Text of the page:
The nine Democratic members of the U.S. House from Massachusetts have requested a total of nearly $100 million in federal funding for local projects, ranging from education and human services to drinking water and climate resilence.
During periods of Republican control over the last two decades, the House has banned earmarks for local projects, provisions often secretly slipped into the spending bills. The practice gained a bad reputation for funding wasteful, self-serving projects that were labelled pork, a name drawn from the barrel of meats that was passed around to slaves. Some campaign donors were suspected to have traded contributions for earmarks.
But the House Democratic leadership is allowing earmarks this year, with new requirements that lawmakers disclose their requests, declare they have no financial interests in the projects and submit no more than 10 to the House Appropriations Committee, which drafts annual spending bills. What are now being called "community projects" can only be directed to government agencies or nonprofits.
"As long as safeguards are in place for the earmarks process and there are transparency standards, this new process should be given a chance to work," said Aaron Scherb, legislative director for Common Cause in Washington.
Historically, earmarks have helped grease the legislative process, winning votes on bills in exchange for projects that members can tout to their constitutents. "Utlimately, members of Congress should know what the local funding needs are better than the executive branch," he said.
Every member of the state's delegation requested the maximum number of projects by deadlines last week, for a total of 90 statewide amounting to $98 million. The biggest single ask comes from Rep. Bill Keating of Bourne, who is seeking $5 million for an Offshore Wind Institute at Bristol Community College in Fall River.
The second largest is the $4 million that Rep. Katherine Clark of Melrose requested for a mass transit center at Wonderland in Revere linking the Newburyport/Rockport commuter rail trains to the Blue Line and buses. As assistant speaker and a member of the Appropriations Committee, she has a better chance of seeing her projects incorporated into spending bills. Overall, her proposed earmarks have a green focus, such as $750,000 for Arlington to plan for climate resilience along the Mystic and Charles rivers.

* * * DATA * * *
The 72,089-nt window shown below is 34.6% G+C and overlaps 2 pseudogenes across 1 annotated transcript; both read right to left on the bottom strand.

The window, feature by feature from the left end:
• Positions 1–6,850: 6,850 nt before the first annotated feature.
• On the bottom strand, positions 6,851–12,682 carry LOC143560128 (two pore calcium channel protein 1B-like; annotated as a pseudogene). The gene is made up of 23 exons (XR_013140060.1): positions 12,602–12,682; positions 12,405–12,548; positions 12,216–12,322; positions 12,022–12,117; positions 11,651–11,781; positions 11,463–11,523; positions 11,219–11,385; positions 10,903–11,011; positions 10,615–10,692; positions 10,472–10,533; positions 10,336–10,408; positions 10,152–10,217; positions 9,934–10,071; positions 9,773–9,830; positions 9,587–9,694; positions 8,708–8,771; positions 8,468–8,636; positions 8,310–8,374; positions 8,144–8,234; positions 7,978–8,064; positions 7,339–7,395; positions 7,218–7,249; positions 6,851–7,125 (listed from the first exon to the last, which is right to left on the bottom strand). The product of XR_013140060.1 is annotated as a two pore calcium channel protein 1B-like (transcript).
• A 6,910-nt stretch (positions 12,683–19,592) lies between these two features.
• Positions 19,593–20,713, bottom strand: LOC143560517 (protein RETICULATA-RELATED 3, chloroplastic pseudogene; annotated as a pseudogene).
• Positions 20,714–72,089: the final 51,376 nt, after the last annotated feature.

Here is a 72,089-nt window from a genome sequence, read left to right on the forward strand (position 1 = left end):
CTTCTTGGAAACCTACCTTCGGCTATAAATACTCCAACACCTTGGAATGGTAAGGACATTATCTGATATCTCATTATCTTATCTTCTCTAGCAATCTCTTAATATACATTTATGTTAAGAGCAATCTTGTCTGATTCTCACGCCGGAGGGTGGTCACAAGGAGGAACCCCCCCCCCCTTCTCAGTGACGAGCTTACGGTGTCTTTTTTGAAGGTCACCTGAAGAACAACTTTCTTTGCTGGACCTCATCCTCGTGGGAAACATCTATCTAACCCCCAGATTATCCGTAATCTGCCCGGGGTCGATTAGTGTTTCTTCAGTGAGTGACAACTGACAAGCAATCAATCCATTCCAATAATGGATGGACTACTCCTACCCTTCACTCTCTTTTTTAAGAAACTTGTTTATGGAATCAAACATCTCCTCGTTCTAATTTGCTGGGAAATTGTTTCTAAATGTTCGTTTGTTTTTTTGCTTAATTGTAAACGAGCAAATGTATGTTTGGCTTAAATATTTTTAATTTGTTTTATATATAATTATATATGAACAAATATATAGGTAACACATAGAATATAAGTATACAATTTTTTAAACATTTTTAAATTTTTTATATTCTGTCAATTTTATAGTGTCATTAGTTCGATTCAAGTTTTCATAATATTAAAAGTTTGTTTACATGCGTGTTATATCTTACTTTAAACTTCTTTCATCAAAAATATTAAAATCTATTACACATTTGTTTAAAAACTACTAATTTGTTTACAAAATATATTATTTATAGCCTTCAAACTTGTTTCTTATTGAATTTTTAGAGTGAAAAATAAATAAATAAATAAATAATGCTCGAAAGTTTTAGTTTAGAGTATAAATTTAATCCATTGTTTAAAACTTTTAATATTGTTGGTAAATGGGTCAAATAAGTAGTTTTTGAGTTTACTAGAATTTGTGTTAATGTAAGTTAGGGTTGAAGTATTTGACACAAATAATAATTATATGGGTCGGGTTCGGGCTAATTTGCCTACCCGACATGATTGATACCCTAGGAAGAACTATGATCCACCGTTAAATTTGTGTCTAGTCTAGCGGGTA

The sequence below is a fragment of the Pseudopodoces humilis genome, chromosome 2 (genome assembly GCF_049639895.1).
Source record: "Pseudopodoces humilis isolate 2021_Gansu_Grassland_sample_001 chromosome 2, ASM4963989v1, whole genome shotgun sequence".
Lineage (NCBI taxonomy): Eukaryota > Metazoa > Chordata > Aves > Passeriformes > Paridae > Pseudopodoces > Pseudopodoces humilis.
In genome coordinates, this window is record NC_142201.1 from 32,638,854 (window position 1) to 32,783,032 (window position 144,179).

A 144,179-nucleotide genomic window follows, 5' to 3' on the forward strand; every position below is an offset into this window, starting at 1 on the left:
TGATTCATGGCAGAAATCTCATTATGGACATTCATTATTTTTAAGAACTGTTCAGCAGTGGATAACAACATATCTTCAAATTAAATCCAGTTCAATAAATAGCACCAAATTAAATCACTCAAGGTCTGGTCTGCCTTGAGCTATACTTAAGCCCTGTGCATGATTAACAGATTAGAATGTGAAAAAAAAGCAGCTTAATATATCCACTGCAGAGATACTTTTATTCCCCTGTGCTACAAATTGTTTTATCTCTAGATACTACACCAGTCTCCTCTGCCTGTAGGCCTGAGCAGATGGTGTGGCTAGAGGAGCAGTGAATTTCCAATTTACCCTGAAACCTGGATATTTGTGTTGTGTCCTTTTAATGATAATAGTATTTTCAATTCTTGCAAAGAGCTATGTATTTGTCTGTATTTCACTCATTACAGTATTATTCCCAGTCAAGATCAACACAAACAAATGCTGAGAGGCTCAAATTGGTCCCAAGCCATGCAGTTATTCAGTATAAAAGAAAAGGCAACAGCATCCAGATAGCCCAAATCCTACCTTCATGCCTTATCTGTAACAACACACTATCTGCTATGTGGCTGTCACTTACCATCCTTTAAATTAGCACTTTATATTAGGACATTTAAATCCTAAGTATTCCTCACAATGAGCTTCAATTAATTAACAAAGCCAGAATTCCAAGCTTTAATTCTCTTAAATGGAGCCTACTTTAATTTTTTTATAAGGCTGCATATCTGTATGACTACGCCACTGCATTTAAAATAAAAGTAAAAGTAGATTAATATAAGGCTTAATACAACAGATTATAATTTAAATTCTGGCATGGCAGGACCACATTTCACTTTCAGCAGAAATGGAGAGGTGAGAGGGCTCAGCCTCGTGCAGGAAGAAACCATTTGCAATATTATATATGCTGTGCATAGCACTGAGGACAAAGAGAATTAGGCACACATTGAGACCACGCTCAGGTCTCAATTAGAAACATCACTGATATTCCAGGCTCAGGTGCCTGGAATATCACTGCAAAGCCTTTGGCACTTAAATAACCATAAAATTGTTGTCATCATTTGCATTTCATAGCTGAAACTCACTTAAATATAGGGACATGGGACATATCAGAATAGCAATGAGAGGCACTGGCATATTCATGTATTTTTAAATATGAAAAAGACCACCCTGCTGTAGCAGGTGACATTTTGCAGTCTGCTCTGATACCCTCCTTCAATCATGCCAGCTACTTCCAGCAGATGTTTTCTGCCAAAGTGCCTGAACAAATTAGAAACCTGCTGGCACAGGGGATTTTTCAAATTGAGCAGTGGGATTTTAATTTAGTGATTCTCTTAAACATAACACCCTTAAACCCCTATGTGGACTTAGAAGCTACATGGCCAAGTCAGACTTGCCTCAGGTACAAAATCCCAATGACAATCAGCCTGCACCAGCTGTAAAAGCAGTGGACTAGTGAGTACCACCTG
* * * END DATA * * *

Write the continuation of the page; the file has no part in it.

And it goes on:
First-term Rep. Jake Auchincloss of Newton asked for the most overall, $15 million, while Rep. Richard Neal of Springfield, chairman of the powerful House Ways and Means Committee, sought the least, about $6 million. Keating's $14 million was the second most.
Drinking water is a theme in Auchincloss' requests, with four projects costing a total of about $7 million designed to expand supplies. The funds would improve a reservoir dam in Somerset, replace wells in Norton, expand a treatment plant in Plainville and build a centralized one in Medway.
Neal's list, by contrast, reflects a focus on human services. He has asked for $200,000 for patient simulators to train nurses at Berkshire Community College and $450,000 for upgrades at Camp Atwater, a children's summer camp operated by the Springfield Urban League. Another $100,000 would support the Franklin County Opioid Task Force.
The two members who represent parts of Boston, Reps. Ayanna Pressley and Stephen Lynch, differ in their approach. Four of Pressley's requests relate to education, including a $1 million expansion of free community college for city residents. She also asked for about $1 million to expand separated bike lanes in Cambridge.
Lynch's requests are mixed in their focus — $1.8 million to prevent rising sea levels in Dorchester Bay from flooding Joe Moakley Park in South Boston to almost $1.4 million to design a new building for the nursing school at nearby UMass Boston in Dorchester.
Other notable projects requested include:
— Rep. Jim McGovern seeks about $1 million to expand early college for high school students at Worcester State University.
— Rep. Lori Trahan of Westford asks for $750,000 to rennovate and replace bleachers at Edward LeLacheur Park, where UMass Lowell's baseball team and the minor league Spinners play.
— Rep. Seth Moulton wants $1.2 million for design and engineering work to finish sections of the Border to Boston Trail from New Hampshire through Boxford, Georgetown, Newbury, Marblehead and Peabody.
Members of the state delegation have posted lists of their requests on their official websites, with explanations of the public purpose of the projects and declarations of no financial interest. Local governments and nonprofits submitted their proposed projects to their representatives for review.
Congress has a Sept. 30 deadline to approve 13 spending bills before the new fiscal year begins but in recent years has frequently missed that target.
Orginal story here.